“One thing we try to stay consistent about — and this Shabbat will be no exception — is to have elements of our event where people will walk out and feel motivated to do something,” Markham said.

“As a Jew, as an activist, as an artist, this is very important to me. I know I can speak for my whole committee that we really hope the message Leeav has been speaking about and the whole Urban Voices project will motivate people to volunteer or pass along the message or donate.”

They have focused on bridging the gap between communities in Pasadena. The group’s late chair, Rabbi Marvin Gross, worked tirelessly on homelessness issues. Gross was the former CEO of Union Station in Pasadena and coordinated homeless services in the greater San Gabriel Valley.

“He would be pleased to see we are front and center on the issue,” Markham said. “It was his mantra to always have people leave wanting to do something. That is the goal that we have with this evening, and I hope people will be encouraged to be there for the uplifting music and story.”

Event links social and racial justice

Both group leaders, Markham and Sofer, said there are many commonalities between the organizations that makes sense for them to come together near Martin Luther King Jr. Day.

Sofer said that many argue that homelessness is a new form of racism. Statistically in Los Angeles, 37.8% of the unhoused population were African American in 2020, according to the Los Angeles Homeless Services Authority (LAHSA), while only making up 9% of the general population. An additional 32.5% are Hispanic/Latino, and only 24.9% are white.

A 2019 LAHSA report discovered that racism, discrimination and unconscious bias has contributed to homelessness in the city. During its research, it found cases of systemic bias in policies affecting housing, employment, criminal justice and child welfare that were a part of homelessness’ underlying causes.

Sofer said there has long been a connection between the Jewish and civil rights movements. Both advocate for those who have been marginalized. Jewish leaders such as Rabbis Joshua Heschel and Uri Miller were part of the coalition of civil rights leaders who marched on Selma and Washington and sought to raise up oppressed individuals and communities.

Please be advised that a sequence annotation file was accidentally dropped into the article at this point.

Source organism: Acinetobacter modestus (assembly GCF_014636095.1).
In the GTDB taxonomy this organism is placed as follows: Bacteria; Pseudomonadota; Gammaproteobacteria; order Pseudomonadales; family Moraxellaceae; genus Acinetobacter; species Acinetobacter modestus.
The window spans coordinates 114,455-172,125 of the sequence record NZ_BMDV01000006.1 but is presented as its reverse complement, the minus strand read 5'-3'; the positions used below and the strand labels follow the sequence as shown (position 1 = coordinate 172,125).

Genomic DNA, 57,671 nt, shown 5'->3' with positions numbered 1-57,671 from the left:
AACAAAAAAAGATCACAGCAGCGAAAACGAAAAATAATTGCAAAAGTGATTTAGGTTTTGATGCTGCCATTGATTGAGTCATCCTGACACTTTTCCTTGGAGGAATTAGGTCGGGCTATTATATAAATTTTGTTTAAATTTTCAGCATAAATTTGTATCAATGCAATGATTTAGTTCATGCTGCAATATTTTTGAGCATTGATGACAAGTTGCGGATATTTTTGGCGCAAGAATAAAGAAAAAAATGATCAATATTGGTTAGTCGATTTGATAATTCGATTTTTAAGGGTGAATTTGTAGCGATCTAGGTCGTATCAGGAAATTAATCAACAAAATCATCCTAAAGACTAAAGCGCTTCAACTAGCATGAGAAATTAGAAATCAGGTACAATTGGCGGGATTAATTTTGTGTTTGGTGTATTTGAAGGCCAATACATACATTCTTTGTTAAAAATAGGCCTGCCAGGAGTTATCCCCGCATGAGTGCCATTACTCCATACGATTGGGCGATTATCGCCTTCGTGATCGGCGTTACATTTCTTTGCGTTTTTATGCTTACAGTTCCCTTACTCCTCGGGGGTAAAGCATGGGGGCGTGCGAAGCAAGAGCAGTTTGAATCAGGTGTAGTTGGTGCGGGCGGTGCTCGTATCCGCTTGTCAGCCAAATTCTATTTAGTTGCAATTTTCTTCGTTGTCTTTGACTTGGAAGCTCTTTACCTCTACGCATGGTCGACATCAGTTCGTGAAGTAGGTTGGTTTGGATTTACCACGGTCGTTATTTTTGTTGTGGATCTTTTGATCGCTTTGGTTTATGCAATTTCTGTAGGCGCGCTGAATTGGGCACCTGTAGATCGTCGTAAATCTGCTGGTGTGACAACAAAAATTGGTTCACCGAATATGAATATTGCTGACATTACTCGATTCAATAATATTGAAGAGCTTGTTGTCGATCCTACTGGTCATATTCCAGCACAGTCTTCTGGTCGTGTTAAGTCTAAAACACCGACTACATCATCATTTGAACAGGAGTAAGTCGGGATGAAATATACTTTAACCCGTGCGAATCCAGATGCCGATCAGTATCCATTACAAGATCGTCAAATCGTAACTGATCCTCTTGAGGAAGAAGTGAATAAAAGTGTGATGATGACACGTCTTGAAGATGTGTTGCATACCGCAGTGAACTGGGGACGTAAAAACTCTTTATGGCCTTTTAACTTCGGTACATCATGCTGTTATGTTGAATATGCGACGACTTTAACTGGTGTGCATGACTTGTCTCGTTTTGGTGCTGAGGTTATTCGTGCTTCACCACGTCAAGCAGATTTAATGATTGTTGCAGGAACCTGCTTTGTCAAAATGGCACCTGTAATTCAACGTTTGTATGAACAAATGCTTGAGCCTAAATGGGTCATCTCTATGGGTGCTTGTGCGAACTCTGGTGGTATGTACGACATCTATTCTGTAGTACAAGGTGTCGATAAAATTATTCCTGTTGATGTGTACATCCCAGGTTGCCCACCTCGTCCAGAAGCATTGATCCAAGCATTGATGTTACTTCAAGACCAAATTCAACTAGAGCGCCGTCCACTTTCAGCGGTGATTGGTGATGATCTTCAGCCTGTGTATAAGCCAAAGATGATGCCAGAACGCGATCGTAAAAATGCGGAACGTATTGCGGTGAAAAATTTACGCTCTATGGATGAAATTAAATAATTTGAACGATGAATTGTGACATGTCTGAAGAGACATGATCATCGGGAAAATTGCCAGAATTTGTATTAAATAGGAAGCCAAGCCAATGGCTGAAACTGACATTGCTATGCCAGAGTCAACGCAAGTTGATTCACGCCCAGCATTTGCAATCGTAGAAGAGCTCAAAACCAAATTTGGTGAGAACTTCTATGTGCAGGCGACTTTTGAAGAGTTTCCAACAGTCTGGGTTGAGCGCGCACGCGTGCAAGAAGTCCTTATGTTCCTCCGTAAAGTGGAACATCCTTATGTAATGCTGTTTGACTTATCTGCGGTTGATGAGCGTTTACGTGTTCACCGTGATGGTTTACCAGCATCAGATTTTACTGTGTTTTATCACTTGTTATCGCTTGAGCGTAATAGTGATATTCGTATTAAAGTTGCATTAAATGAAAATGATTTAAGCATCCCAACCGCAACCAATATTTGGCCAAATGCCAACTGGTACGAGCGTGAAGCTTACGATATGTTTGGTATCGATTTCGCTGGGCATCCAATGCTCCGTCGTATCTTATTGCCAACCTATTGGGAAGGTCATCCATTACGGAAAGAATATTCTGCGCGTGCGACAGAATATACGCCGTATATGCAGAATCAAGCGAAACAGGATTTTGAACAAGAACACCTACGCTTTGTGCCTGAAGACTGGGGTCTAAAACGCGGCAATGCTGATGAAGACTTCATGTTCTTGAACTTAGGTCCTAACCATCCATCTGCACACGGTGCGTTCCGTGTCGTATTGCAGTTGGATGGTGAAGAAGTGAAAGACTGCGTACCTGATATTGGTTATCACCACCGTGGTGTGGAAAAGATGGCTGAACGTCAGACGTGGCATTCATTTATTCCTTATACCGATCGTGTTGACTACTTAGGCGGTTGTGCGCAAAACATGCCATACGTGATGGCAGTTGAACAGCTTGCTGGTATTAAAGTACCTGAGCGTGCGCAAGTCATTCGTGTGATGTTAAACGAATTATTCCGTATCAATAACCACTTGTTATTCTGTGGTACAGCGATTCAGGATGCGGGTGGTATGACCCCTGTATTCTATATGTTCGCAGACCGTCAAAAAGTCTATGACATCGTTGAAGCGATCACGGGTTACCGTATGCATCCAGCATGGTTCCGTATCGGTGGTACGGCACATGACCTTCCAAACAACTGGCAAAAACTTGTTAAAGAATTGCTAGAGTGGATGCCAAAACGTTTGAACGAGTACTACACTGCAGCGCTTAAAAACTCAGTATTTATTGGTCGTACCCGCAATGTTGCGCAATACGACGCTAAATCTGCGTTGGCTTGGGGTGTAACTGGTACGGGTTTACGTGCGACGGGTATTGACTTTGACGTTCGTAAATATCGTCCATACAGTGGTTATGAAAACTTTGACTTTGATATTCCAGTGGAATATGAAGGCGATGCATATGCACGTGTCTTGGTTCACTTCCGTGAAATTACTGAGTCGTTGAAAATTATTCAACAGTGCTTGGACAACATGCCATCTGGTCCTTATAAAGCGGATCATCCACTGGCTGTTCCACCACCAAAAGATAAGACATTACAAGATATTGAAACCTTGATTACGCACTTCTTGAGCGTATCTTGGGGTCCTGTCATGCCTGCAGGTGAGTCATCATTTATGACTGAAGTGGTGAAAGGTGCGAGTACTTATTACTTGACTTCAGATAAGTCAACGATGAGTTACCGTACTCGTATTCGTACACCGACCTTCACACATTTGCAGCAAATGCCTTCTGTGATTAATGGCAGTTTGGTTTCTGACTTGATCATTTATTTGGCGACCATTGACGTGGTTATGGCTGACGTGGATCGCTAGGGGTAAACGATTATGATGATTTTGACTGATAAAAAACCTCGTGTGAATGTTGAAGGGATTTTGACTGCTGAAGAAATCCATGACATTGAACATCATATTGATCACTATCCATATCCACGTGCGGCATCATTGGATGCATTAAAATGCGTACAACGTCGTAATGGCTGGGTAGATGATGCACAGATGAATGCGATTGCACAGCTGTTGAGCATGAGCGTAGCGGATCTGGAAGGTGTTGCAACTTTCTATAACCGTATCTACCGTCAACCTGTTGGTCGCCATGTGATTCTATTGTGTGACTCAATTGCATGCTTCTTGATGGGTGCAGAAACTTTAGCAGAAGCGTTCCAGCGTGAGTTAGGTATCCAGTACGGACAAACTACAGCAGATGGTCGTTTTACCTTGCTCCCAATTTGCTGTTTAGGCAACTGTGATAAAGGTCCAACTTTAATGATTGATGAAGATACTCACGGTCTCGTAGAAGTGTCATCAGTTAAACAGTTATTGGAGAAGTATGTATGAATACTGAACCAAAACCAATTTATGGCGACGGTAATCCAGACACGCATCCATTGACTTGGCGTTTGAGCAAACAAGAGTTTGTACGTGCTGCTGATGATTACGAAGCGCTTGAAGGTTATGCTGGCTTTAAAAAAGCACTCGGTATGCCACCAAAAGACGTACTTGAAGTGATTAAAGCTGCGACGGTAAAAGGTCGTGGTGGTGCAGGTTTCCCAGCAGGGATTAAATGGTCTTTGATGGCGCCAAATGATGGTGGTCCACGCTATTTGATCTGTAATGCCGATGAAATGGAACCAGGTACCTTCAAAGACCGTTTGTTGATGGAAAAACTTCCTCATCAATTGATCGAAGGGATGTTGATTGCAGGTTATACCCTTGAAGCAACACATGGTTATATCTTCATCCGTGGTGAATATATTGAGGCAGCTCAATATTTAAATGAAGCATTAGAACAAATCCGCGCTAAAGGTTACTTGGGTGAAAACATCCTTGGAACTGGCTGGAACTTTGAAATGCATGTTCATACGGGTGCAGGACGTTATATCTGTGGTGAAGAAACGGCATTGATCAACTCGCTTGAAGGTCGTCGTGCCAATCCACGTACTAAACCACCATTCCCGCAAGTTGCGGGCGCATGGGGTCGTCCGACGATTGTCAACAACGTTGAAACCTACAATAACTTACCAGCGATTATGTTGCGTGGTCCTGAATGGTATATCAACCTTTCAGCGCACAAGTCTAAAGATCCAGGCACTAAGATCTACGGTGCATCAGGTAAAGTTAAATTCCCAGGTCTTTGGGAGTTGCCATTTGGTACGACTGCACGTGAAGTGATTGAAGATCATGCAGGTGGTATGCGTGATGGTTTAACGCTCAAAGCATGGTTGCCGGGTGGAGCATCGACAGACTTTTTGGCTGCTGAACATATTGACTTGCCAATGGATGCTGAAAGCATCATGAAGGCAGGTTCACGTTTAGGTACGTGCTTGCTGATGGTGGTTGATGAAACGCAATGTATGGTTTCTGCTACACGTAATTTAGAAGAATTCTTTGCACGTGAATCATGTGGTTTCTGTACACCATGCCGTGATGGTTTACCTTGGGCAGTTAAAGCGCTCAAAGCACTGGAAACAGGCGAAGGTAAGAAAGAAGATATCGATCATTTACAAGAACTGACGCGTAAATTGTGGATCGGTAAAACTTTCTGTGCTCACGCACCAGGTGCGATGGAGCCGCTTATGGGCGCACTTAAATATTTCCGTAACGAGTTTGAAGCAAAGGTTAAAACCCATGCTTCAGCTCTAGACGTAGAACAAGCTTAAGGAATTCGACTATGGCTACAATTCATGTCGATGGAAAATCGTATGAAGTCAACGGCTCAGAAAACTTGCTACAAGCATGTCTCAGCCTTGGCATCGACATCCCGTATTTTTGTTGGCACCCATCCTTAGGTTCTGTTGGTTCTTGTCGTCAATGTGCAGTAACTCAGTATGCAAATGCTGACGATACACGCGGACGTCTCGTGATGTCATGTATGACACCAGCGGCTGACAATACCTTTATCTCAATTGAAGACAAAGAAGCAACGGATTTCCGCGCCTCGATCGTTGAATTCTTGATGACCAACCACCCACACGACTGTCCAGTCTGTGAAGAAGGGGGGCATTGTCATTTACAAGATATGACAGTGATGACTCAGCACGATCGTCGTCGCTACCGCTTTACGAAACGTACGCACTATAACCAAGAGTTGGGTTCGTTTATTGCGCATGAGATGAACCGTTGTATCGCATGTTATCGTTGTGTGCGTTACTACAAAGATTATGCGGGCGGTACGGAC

“We have a diversity of races in our choir,” Sofer said. “But even those not of a minority call out the race issues and name it. So here on MLK weekend, it’s an opportunity to activate that connection that has been prevalent in our country and really fight for the marginalized and use that voice we’ve always had. We are bringing those voices together, and for those that aren’t a part of either diaspora, they can come and witness it themselves and feel activated and uplifted.

Contemplation and community

Markham said the Shabbat service is also a welcoming service and a call to rest.

“So many of us during this time are trying to keep our lives going and work as hard as we possibly can,” Markham said. “Even dealing with the challenge of a global pandemic and the past couple years related to it, I look forward to Shabbat because it demands we take a step away from our stresses and from work. We can use the universality of what is so needed at this time to connect with our social justice Shabbat, to come out of ourselves and be inclusive of not only what we are going through but what other people are going through.”

Shabbat is from sundown on Friday to sundown on Saturday. Markham describes it as a time that they not only engage in contemplation and rest, but they welcome music and togetherness with their community members, rabbi and cantor. 

During the past few years, they have been together via Zoom and social media. They were still able to engage with each other and with their traditions.

Urban Voices Project has advocated for vaccinations on Skid Row, so all choir members are vaccinated. Sofer said it is important to share that message. The choir typically has about 25 members. Right now, it performs with 12 to 16 singers.

“We are excited to be performing together again,” Sofer said.

Urban Voices at MLK Shabbat”

WHEN: 7:30 p.m. Friday, Jan. 14

WHERE: Virtual through Facebook and YouTube

COST: Free

INFO: or